Found this little gem while I was rummaging around looking for historical Case/Shiller data: Forbes explains how to calculate the P/E ratio of your house.

As a *very* rough rule, price-to-earnings ratios for stocks tend to drift from 10 to 25. It varies a lot between industries – industries with high earnings growth will almost always have higher price/earnings ratios – but that’s a reasonable range to start from. The P/E ratio for the S&P 500 index was about 22.2 at the end of last year.

Equally, you can apply this to your house – just think of the “earnings” as being the net rental income. A house with high rent growth would have a higher price/earnings ratio; a house in an area where rent growth is stagnant would have a lower price/rent ratio and a lower outright price. But in theory, the P/E ratios should be roughly comparable to stocks, otherwise people would sell their houses and invest the money in stocks.

A couple of sample numbers from my favourite metropolises (metropoli?), assuming that maintenance and fees eat up one-third of the gross rent:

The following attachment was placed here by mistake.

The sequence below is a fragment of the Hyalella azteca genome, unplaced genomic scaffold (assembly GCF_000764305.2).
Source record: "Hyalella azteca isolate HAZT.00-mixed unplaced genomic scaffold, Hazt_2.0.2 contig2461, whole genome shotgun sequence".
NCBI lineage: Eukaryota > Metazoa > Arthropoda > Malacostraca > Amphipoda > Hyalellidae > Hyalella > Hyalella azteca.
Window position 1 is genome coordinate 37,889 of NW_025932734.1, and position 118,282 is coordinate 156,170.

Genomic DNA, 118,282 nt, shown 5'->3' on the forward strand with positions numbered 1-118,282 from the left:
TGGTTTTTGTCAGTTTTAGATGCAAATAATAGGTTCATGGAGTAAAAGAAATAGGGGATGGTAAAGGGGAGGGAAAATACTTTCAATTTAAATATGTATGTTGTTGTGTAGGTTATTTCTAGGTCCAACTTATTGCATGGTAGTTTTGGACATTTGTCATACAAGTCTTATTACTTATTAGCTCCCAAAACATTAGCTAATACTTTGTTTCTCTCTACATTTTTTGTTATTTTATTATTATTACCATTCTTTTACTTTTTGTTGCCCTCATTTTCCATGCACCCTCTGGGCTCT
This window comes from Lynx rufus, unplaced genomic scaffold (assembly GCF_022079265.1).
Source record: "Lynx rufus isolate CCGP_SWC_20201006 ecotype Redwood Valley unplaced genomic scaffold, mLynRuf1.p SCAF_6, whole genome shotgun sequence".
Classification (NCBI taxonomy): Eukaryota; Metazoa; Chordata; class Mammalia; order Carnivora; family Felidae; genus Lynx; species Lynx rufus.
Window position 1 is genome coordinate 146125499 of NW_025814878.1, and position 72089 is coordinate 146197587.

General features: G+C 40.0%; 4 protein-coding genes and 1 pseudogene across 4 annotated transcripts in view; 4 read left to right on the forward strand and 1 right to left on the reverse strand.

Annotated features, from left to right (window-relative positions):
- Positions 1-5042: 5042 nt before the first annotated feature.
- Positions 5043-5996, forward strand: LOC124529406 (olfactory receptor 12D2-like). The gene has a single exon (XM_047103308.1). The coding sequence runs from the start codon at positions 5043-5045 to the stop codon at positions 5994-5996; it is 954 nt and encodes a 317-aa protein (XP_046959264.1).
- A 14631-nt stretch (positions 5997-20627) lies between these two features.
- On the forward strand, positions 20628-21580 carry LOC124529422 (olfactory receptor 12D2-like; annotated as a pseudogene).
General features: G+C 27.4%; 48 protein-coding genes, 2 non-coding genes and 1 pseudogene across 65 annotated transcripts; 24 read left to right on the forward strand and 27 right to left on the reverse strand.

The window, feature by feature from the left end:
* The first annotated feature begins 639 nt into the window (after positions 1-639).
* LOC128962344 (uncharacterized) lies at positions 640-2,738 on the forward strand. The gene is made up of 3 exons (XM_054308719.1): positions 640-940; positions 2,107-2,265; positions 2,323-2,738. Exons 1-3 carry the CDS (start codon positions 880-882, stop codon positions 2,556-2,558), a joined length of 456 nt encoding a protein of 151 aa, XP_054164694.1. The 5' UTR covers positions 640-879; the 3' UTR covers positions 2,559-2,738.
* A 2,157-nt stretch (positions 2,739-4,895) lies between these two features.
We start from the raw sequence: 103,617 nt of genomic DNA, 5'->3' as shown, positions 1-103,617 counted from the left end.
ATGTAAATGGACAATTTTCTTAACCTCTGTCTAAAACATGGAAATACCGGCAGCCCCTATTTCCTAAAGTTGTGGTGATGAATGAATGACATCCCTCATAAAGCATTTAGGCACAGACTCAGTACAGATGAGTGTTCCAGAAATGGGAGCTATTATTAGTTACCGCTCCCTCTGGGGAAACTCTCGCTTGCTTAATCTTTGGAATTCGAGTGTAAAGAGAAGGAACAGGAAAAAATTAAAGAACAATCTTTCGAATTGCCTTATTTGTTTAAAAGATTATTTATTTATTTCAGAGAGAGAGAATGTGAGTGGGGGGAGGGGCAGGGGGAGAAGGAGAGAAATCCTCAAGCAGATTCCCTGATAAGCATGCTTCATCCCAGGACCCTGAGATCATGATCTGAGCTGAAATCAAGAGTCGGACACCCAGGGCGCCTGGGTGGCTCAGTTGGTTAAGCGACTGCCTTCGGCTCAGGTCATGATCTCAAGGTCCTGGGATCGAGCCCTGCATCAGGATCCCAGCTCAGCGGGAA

- San Francisco: A 1br/1ba condo on Nob Hill goes for $525,000; this similar apartment a few doors down would cost you $1775/month. After fees, the PE ratio would be somewhere around 37.
- Singapore: A 2-bed 1044sqf apartment in The Pier at Robertson (which is admittedly a very nice building) rents for $6,500/month (yeah, right!) or sells for $2.1 million. So your net rent is $52,000/yr, for a P/E ratio of just over 40. That’s a lot.
- Miami: firstly, sheesh, that’s a lot of “for sale” signs. You could have this little 1br/1ba 560sqft for $250k (probably less, actually), or rent an identical apartment for $1200/month. Or about a 26 P/E – which is almost reasonable, compared to shares.

You’d think twice about buying a stock with a P/E above 40. So why would you buy a house with a P/E above 40 and take on 5x leverage to do it?